A search on Google Now for restaurants around my hotel means that Google knows your hotel, your information when it’s needed, and personal information about where you are. This is all driven by an understanding of a user’s email (Gmail signed-in users).
For you, leverage structured data from email: transactional email, confirmation email, any email associated with a time.
Take actions in the inbox with structured data in emails that can appear in search results.
By having a reservation marked up with structured data, it allows the user to search for restaurants about my hotel because the hotel is tied back to a real-world entity.
Other uses are upcoming events. Mark up the data on the website of the event itself. Doing this will get the event to show up in the KG. There’s some straightforward event structured data. Along with the visibility through KG, this opens up the opportunity for pushing this info through Google Now to users looking for events near them in a given period of time.
Mike Arnesen: An Elegant Solution for Tracking & Executing Semantic SEO
SEOs are actually shaping how the web behaves. We’re interacting with search engines to shape how users use the web. He’ll cover how to implement database driven building of JSON-LD files that can be pushed out to your whole site. The tool that does this is the Google Tag Manager.
Mike was able to get clients to implement Rich Snippet structured data, but he was left wanting for tracking — knowing what pages have structured data, know when that Rich Snippet shows up in a SERP and see the click in Google Analytics. He figured out there’s a technology he was already using to start doing some of this: Google Tag Manager.
Overview of Tag Management
Port that into GA and apply a secondary dimension like “Semantic Analytics,” and it gives you the semantic information so you can track pages with markup, compare to other pages without markup, and drill down to which events/speaker/marked up pieces are driving the most visits.
A basic example is setting up a tracking ID that fires on all pages. Walk-through time.
Macro is the most important part of tracking structured data on your page. A custom macro, a JS function, looks in your doc for itemtype=whatever. The example for the walk through is an itemtype=”Event”. Presence of an event itemtype on the page is the condition to fire the tag.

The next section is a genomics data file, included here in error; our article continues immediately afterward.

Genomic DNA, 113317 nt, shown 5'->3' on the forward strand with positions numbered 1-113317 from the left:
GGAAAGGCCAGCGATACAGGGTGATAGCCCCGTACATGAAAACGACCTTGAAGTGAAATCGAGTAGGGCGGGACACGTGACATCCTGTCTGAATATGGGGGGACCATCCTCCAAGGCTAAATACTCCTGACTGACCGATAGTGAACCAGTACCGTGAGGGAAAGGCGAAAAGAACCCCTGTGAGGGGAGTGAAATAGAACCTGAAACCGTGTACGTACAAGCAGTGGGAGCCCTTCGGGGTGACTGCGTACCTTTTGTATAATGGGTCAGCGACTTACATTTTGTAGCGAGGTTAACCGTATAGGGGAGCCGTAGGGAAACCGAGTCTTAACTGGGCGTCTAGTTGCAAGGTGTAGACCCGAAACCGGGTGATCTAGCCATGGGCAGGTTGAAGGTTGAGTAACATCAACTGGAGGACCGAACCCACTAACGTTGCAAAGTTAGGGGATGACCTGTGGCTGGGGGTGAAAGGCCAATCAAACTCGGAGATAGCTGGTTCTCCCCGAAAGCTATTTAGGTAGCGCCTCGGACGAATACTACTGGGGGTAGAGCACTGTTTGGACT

Macro semantic values will pull out all the semantic data we want and put it in a readable format, a human readable label that will go into GA. A page drove 500 visitors, and the markup that drove it is Mike Arnesen at an event.
The rule that fires this macro is the loading of the page. The tag is a page view tag, again triggering if the semantic markup exists. Apply a secondary dimension called “semantic markup” and GA will pull in all the data of pages with semantic markup.
The Data Layer
You can even take microdata off the diagram because we don’t need it anymore when you add the data layer.
With GTM you can export and import containers. Arnesen has a semantic analytics head start package: http://bit.ly/semantic-gtm
Build out a dynamic label without hard coding. A script that will apply the tracking code across the site. Now he’s getting really deep into using GTM that fires across a site, on every product page, structured data is applied to every page, even new pages. An identifier makes it so it only fires on pages you want it to. A new validation tool for structured data markup from Google recognizes JSON-LD. The upshot of all this is Rich Snippets in SERPs without adding any new code to the site! Mind blown!
Epilogue: It’s not enough just to implement structured data. That’s par for the course, a requirement now and not an advanced opportunity. We’re not early adopters and we have to think about the next step, like semantic analysis and enhanced analytics. See what’s doing well, what are people actually interested in. This data is accessible in GA. It will get more and more exciting as Google rolls out JSON-LD for more structured data types.